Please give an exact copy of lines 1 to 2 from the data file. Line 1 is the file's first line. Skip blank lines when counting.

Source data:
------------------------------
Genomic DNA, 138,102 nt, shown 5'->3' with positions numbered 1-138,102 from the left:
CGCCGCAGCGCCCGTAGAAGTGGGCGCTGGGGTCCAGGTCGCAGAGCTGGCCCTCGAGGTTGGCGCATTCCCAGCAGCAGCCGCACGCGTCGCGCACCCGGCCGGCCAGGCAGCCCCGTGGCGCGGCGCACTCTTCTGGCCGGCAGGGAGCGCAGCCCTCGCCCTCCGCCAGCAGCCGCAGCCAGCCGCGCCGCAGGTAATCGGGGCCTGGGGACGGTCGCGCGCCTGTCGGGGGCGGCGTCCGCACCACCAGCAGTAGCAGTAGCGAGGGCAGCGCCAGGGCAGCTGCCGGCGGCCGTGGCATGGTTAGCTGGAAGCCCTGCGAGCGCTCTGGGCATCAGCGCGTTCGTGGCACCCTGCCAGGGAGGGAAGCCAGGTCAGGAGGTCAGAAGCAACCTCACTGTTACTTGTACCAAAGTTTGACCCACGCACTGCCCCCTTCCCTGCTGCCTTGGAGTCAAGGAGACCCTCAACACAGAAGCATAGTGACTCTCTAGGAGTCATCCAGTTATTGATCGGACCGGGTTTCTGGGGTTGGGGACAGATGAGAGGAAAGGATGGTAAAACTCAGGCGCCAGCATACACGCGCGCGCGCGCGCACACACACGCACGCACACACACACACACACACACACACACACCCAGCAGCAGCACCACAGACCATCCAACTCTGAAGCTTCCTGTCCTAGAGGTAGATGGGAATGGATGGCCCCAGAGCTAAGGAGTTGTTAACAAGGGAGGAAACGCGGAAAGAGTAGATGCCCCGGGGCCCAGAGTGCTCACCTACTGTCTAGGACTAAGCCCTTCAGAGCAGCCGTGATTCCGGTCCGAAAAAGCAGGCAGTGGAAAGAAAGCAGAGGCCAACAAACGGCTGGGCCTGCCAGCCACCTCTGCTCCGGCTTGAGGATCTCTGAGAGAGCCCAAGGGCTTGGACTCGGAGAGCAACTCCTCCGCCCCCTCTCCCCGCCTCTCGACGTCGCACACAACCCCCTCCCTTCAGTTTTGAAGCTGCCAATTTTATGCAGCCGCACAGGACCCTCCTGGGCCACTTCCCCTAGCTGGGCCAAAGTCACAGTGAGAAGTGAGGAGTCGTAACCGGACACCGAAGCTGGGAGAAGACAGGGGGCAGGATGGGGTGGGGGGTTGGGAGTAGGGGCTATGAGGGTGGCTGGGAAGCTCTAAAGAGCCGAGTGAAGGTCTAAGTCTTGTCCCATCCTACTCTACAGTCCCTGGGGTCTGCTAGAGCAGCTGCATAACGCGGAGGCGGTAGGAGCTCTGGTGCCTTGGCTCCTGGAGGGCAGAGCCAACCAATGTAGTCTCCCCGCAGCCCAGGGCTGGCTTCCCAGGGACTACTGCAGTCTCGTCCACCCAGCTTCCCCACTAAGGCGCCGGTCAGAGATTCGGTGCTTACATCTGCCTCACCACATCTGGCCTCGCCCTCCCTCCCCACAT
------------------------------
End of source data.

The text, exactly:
Genomic DNA, 138,102 nt, shown 5'->3' with positions numbered 1-138,102 from the left:
CGCCGCAGCGCCCGTAGAAGTGGGCGCTGGGGTCCAGGTCGCAGAGCTGGCCCTCGAGGTTGGCGCATTCCCAGCAGCAGCCGCACGCGTCGCGCACCCGGCCGGCCAGGCAGCCCCGTGGCGCGGCGCACTCTTCTGGCCGGCAGGGAGCGCAGCCCTCGCCCTCCGCCAGCAGCCGCAGCCAGCCGCGCCGCAGGTAATCGGGGCCTGGGGACGGTCGCGCGCCTGTCGGGGGCGGCGTCCGCACCACCAGCAGTAGCAGTAGCGAGGGCAGCGCCAGGGCAGCTGCCGGCGGCCGTGGCATGGTTAGCTGGAAGCCCTGCGAGCGCTCTGGGCATCAGCGCGTTCGTGGCACCCTGCCAGGGAGGGAAGCCAGGTCAGGAGGTCAGAAGCAACCTCACTGTTACTTGTACCAAAGTTTGACCCACGCACTGCCCCCTTCCCTGCTGCCTTGGAGTCAAGGAGACCCTCAACACAGAAGCATAGTGACTCTCTAGGAGTCATCCAGTTATTGATCGGACCGGGTTTCTGGGGTTGGGGACAGATGAGAGGAAAGGATGGTAAAACTCAGGCGCCAGCATACACGCGCGCGCGCGCGCACACACACGCACGCACACACACACACACACACACACACACACCCAGCAGCAGCACCACAGACCATCCAACTCTGAAGCTTCCTGTCCTAGAGGTAGATGGGAATGGATGGCCCCAGAGCTAAGGAGTTGTTAACAAGGGAGGAAACGCGGAAAGAGTAGATGCCCCGGGGCCCAGAGTGCTCACCTACTGTCTAGGACTAAGCCCTTCAGAGCAGCCGTGATTCCGGTCCGAAAAAGCAGGCAGTGGAAAGAAAGCAGAGGCCAACAAACGGCTGGGCCTGCCAGCCACCTCTGCTCCGGCTTGAGGATCTCTGAGAGAGCCCAAGGGCTTGGACTCGGAGAGCAACTCCTCCGCCCCCTCTCCCCGCCTCTCGACGTCGCACACAACCCCCTCCCTTCAGTTTTGAAGCTGCCAATTTTATGCAGCCGCACAGGACCCTCCTGGGCCACTTCCCCTAGCTGGGCCAAAGTCACAGTGAGAAGTGAGGAGTCGTAACCGGACACCGAAGCTGGGAGAAGACAGGGGGCAGGATGGGGTGGGGGGTTGGGAGTAGGGGCTATGAGGGTGGCTGGGAAGCTCTAAAGAGCCGAGTGAAGGTCTAAGTCTTGTCCCATCCTACTCTACAGTCCCTGGGGTCTGCTAGAGCAGCTGCATAACGCGGAGGCGGTAGGAGCTCTGGTGCCTTGGCTCCTGGAGGGCAGAGCCAACCAATGTAGTCTCCCCGCAGCCCAGGGCTGGCTTCCCAGGGACTACTGCAGTCTCGTCCACCCAGCTTCCCCACTAAGGCGCCGGTCAGAGATTCGGTGCTTACATCTGCCTCACCACATCTGGCCTCGCCCTCCCTCCCCACAT